The Rohingya Muslims are a minority community within Myanmar who have long been persecuted through the denial of citizenship and basic human rights. In recent months, Myanmar’s military have increased the intensity of their ‘clearance operations’, resulting in hundreds of thousands of Rohingya fleeing their homes. Although all those who have fled are seriously affected, this post will explore the specific challenges faced by the Rohingya women within these communities.
The Rohingya refugees fleeing from Myanmar into Bangladesh is thought to be the world’s fastest-growing refugee humanitarian crisis, with over 625,000 having crossed the border since August.
Approximately 51 percent of the displaced population are women and girls, and within the rising emergency many face unique challenges because of their gender. They are disproportionately affected by sexual violence and assault, limited access to healthcare, and the underground sex trade.
UN doctors working in refugee camps have reported hundreds of cases of rape and sexual assault since October, with a vast number being perpetrated by members of the Burmese security forces and soldiers from the army. Evidence of particularly aggressive attacks has been found by medical officers during physical examinations of the women, with one officer stating, “We found skin marks, it showed a very forceful attack, an inhuman attack”. Although the Burmese authorities have stated they will investigate any claims of rape, many Myanmar officials have dismissed the allegations of abuse as militant propaganda. Within a crisis such as this the limited resources tend to focus on urgent care in the aftermath: a situation report from aid agencies found that 350 people had required ‘life-saving care’ as the result of gender-based violence, and yet this report made no mention of the perpetrators. The lack of widely-known reporting mechanisms creates an inability to guarantee justice, and combined with the shame associated with rape in the conservative Rohingya society, it creates an environment which magnifies the emotional trauma experienced by these women, in addition to the physical. In April, a UN report said sexual violence was “employed systematically to humiliate and terrorise” the Rohingya people. In short, weaponised rape and sexual assault are used against the women and their community to terrorise them into leaving their homes.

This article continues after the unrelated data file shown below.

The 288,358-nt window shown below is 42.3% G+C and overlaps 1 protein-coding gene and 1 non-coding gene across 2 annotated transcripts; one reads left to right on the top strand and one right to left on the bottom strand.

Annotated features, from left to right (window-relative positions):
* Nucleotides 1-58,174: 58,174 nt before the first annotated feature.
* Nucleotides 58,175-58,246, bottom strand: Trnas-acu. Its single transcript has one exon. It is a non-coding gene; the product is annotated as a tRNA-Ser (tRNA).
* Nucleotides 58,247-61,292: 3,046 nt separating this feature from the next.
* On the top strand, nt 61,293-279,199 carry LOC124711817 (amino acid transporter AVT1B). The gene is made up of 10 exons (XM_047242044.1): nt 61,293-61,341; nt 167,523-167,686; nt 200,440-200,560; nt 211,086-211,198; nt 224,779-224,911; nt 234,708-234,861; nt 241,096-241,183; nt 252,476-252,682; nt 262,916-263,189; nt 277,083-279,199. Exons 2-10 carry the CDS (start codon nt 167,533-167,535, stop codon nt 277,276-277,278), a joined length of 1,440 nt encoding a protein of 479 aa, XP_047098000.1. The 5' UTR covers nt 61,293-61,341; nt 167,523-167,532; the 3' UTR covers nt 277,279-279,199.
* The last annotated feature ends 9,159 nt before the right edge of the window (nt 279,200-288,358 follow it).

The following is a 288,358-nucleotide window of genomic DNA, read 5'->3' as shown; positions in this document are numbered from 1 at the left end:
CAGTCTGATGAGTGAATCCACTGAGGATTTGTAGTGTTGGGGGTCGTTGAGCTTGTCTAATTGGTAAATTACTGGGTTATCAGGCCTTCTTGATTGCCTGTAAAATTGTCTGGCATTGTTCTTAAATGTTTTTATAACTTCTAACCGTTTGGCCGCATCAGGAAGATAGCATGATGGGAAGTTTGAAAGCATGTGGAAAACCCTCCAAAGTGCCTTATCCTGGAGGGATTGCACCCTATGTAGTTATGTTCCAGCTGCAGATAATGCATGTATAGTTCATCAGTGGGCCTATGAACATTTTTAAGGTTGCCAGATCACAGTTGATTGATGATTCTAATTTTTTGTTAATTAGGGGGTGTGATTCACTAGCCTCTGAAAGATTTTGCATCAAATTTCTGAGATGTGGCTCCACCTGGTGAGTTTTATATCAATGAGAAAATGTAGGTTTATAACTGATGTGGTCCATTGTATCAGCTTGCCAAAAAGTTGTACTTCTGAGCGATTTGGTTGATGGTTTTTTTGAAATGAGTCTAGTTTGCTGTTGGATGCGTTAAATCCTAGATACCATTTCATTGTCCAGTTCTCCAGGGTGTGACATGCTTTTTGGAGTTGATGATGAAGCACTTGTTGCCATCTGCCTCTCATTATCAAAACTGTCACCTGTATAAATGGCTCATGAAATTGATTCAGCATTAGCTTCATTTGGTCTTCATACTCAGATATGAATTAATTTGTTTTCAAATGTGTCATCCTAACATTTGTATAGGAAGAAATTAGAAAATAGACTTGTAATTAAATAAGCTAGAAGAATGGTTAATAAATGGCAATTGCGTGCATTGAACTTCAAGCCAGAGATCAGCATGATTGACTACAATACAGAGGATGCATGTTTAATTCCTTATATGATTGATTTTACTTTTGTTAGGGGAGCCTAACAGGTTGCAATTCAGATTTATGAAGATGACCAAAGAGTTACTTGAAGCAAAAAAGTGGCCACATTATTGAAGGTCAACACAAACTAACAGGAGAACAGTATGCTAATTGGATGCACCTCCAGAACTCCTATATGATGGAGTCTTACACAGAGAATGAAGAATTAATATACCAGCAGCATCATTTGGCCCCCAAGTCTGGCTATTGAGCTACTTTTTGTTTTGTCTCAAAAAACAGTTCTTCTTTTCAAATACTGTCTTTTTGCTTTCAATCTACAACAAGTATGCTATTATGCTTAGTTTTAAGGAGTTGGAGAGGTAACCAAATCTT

Another factor which disproportionately affects female refugees is access to healthcare, which comes in the form of sparse and overstretched humanitarian relief services. The United Nations Population Fund estimates nearly 150,000 of these women are of reproductive age, and 24,000 are pregnant and lactating. These women have unique healthcare needs and require specific maternal support, which is more often than not unavailable. Some have had no choice but to give birth at the roadside. Furthermore, the continued increase in the number of refugees mean that the camps lack sufficient numbers of latrines and hygiene facilities. As a result, men and women are forced to share toilets without basic measures such as gender segregation. These are often badly lit and unprotected, meaning sexual exploitation can coincide with dangerous levels of hygiene.
Additionally, the scarcity of food and water is forcing many women to turn to desperate measures such as prostitution in order to feed themselves and their families. ‘Recruiters’ target vulnerable women and girls, including newcomers, with the promise of money or support. As a red cross worker stated; “If aid agencies can’t manage to provide people with their basic needs, the risk of trafficking grows”. Although support services for women trapped in such circumstances do exist within some refugee camps, many women are unaware of their existence. This reflects a wider problem in which female refugees, many of whom are heads of households, aren’t informed of how to access health, aid, and support services within their community.
Despite this turmoil, there exists a glimmer of hope and resilience, among women. Women are emerging as front line support, leading other women and connecting one another to aid and support. This support is essential for women, a space where they are able to share stories, care for one and other and receive any assistance they may need. Crises can often highlight the importance of women, having an active role in society. At JAN Trust we hope that the Rohingya stop suffering oppression because of their religion, and they get the help from the international community they need in order to resettle.